Invented in 1942 by the Swedish company Byggförbättring, the slipform technique is based on a system of mechanical lock nut hydraulic jacks connected to a hydraulic power unit, which allows all the vertical walls of large-scale structures to be built simultaneously. This process means that no scaffolding is required.
During slipform construction, the formwork is slid upwards at a rate of of 15 to 25 cm per hour, in conjunction with continuous concreting. The movement is provided by hydraulic jacks. The forms, which are generally 1.20 m high, travel 4 m in 24 hours, meaning that the concrete emerging at the bottom is 4 to 6 hours old. It must be firm enough to be able to hold without forms but must not have set sufficiently to stick to the formwork, which would then pull off bits of concrete as it rose.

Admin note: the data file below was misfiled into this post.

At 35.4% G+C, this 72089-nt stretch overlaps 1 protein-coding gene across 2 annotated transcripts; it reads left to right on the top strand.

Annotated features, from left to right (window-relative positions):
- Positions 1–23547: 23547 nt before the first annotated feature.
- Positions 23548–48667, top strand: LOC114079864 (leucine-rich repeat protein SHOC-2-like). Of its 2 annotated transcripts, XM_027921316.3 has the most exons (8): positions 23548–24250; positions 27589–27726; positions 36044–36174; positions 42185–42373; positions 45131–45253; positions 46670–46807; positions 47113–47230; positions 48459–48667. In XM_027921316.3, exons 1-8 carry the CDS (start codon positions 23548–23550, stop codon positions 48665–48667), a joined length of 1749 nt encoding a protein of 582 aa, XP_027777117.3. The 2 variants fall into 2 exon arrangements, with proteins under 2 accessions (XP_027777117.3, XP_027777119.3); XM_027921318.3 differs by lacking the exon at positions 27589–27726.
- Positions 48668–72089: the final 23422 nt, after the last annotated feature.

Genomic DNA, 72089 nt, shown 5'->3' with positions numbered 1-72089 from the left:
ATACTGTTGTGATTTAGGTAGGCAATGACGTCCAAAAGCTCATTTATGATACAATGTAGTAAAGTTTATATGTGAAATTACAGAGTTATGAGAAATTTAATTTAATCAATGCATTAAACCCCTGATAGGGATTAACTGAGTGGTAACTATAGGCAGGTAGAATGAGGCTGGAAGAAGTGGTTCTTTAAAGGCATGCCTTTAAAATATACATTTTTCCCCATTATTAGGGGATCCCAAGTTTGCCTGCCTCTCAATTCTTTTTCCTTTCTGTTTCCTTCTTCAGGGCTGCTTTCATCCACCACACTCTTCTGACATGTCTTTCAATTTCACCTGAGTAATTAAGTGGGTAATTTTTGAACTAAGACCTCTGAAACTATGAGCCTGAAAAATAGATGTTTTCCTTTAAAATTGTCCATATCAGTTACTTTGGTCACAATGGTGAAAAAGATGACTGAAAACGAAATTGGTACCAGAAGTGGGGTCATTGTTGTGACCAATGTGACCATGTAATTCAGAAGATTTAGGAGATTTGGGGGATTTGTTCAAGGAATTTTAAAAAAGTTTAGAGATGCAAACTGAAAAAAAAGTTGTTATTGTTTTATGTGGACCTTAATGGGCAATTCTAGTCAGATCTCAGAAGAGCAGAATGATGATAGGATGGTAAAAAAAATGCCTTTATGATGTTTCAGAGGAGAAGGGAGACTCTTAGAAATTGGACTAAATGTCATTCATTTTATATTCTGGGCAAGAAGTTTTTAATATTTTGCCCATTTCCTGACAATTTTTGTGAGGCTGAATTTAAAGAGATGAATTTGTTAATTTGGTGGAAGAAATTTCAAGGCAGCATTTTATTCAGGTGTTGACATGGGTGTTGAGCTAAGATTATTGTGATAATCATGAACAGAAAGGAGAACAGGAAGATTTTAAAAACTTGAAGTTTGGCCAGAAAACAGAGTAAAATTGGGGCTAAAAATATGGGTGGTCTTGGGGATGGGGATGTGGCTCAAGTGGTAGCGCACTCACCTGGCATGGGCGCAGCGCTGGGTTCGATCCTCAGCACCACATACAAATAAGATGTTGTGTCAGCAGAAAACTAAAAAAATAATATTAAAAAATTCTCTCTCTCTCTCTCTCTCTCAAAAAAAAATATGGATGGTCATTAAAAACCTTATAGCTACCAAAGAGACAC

Regardless of the operating method (24-hour or 8-hour), slip forming represents the quickest, safest and most economical forming technique for reinforced concrete vertical structures. It is economically beneficial from a height of 15 - 20 m for narrow structures, but the scale of a project or the repetition of elements further increases its profitability.
Examples of applications:
- Lift shafts and stair enclosures
- Main sections of commercial buildings
- Silos and chimneys
- Bridge piers
- Jetty piles
- Caissons for ports and jetties
- Oil platform bases
- Vertical and sloping wells
- Water towers